"Science" in India

Vidyasankar Sundaresan vsundaresan at HOTMAIL.COM
Thu Oct 19 03:59:13 UTC 2000

>The unusual attraction of Indian engineers for pop-Hindu
>mythologized history (think of Rajaram, Kak, or many
>correspondents on this List) makes a lot of sense if we consider

No, it makes no more sense than the attraction of Sir Arthur Keith of the
Royal College of Surgeons, London, and Grafton Smith, fellow of the Royal
Society, for the Piltdown man "fossil". It makes no more sense than the
endorsement of the Piltdown "finds" by Sir Arthur Smith Woodward of the
British Museum's department of Natural History. In all this hoopla over one
person who is rather insignificant in the larger picture, do not shove the
original British Piltdown hoax under the carpet. All those people received
the best science education and honors of their times, and a good "classical"
education too. They were not "trader's apprentices" who rose in their

It makes no more sense than the attraction of Israeli mathematician, Eliyahu
Rips, for finding hidden codes in the Torah, and the American reporter,
Michael Drosnin, for writing a bestselling book on it, called The Bible Code
(Simon & Schuster). Israel is not particularly noted for mediocrity in its
education system. I presume Mr. Drosnin had a good humanistic education in
the USA. The folks at Simon & Schuster undeniably had the best training.
They spotted a bestseller and successfully marketed it to gullible millions.
I have also met sufficient numbers of scientists in the US, who are willing
to concede that there is something special about the "codes" in the Torah.
Unsurprisingly, this attitude has a strong correlation with their personal
religious beliefs and background. When it comes to religion, nation, culture
and tradition, people are often quite happy to throw logic out of the
window, or they at least willingly suspend their disbelief, often with
unfortunate effects.

Besides, if according to you, most of these producers of pop-Hindu fantasies
are expatriate Indian scientists and engineers, do remember that Western
governments, universities and businesses thought that their bachelor's
degrees from India were good enough to pass muster. They continue to do so,
going by the numbers of Indian students admitted to graduate programs in the
West. All these guys that bother you so much got their graduate degrees in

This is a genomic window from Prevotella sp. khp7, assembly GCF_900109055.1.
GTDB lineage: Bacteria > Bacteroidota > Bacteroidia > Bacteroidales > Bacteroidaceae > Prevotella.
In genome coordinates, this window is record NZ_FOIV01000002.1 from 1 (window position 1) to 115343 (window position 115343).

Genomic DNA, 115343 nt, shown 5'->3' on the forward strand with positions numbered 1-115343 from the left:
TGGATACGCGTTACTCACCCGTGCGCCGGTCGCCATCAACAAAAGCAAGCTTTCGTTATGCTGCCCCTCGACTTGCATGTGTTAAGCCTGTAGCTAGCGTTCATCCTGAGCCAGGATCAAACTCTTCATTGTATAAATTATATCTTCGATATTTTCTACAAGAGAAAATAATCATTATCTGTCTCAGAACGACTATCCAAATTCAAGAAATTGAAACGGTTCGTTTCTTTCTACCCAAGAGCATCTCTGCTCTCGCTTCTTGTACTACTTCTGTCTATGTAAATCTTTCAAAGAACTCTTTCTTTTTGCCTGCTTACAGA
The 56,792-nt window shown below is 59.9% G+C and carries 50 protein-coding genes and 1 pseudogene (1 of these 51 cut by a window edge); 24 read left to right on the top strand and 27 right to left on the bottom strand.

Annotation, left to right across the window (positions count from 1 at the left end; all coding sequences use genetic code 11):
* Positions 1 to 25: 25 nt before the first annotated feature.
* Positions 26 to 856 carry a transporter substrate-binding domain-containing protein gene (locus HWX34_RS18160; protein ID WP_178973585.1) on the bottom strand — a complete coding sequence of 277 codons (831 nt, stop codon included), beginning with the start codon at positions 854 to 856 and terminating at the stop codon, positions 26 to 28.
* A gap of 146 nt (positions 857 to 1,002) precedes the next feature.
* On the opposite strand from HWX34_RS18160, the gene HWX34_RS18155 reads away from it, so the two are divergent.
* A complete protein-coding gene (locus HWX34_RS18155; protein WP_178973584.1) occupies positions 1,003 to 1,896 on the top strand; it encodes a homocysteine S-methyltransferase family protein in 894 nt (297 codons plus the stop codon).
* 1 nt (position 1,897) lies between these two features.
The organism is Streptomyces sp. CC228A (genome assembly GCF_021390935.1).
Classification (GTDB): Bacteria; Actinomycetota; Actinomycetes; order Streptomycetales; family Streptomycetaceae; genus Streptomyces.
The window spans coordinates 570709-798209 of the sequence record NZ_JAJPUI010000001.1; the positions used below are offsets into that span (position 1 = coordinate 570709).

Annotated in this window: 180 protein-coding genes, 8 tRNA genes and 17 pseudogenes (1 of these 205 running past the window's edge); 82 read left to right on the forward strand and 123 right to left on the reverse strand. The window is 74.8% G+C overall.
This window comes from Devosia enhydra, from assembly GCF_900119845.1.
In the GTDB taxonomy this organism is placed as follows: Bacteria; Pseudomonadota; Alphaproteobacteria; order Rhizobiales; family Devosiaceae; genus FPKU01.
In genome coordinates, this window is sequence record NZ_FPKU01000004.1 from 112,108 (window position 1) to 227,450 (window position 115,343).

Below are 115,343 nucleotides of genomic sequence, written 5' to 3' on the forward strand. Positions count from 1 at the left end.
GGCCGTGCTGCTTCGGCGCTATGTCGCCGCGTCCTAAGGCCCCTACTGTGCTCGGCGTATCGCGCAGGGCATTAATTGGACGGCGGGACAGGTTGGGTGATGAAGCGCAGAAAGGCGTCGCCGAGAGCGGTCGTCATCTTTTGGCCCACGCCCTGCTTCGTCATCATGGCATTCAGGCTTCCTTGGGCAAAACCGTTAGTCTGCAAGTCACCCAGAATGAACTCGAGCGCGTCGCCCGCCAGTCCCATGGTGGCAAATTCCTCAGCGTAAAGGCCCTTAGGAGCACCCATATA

science and engineering in good old USA, and to a lesser extent, from
European universities. The problem with Indian science is not in the
teaching of it at an undergraduate level, but in the higher level research
that is being done in India. CSIR, NCL and other such bureaucratic research
organizations have little to do with undergraduate science education. There
are other bureaucratic megaliths around to take care of that, like the
University Grants Commission (UGC) and the National Council of Educational
Research and Training (NCERT), with an entirely different set of problems on
their hands.

I don't claim that all is fine in India. But there is a deeper problem
behind it.

>the current abysmal state of Indian scientific education. See the
>scathing cover story in the current issue of OUTLOOK, which among
>much else laments the "widespread plagiarism," "pervasive
>mediocrity," "mountain of junk papers, with a very low citation
>index," and undue emphasis on military technology that currently

Read the very next phrase in the article after the word plagiarism. When
scientists in India complain of widespread plagiarism and denial of credit,
they are referring to the practice of their head honchos in appropriating
the results of and claiming credit for other people's work. How else does
the CEO of a big lab get his name on every paper and every patent that is
ever produced from that lab? This attitude percolates down - the head of a
smaller group denies credit to his subordinate scientist, that scientist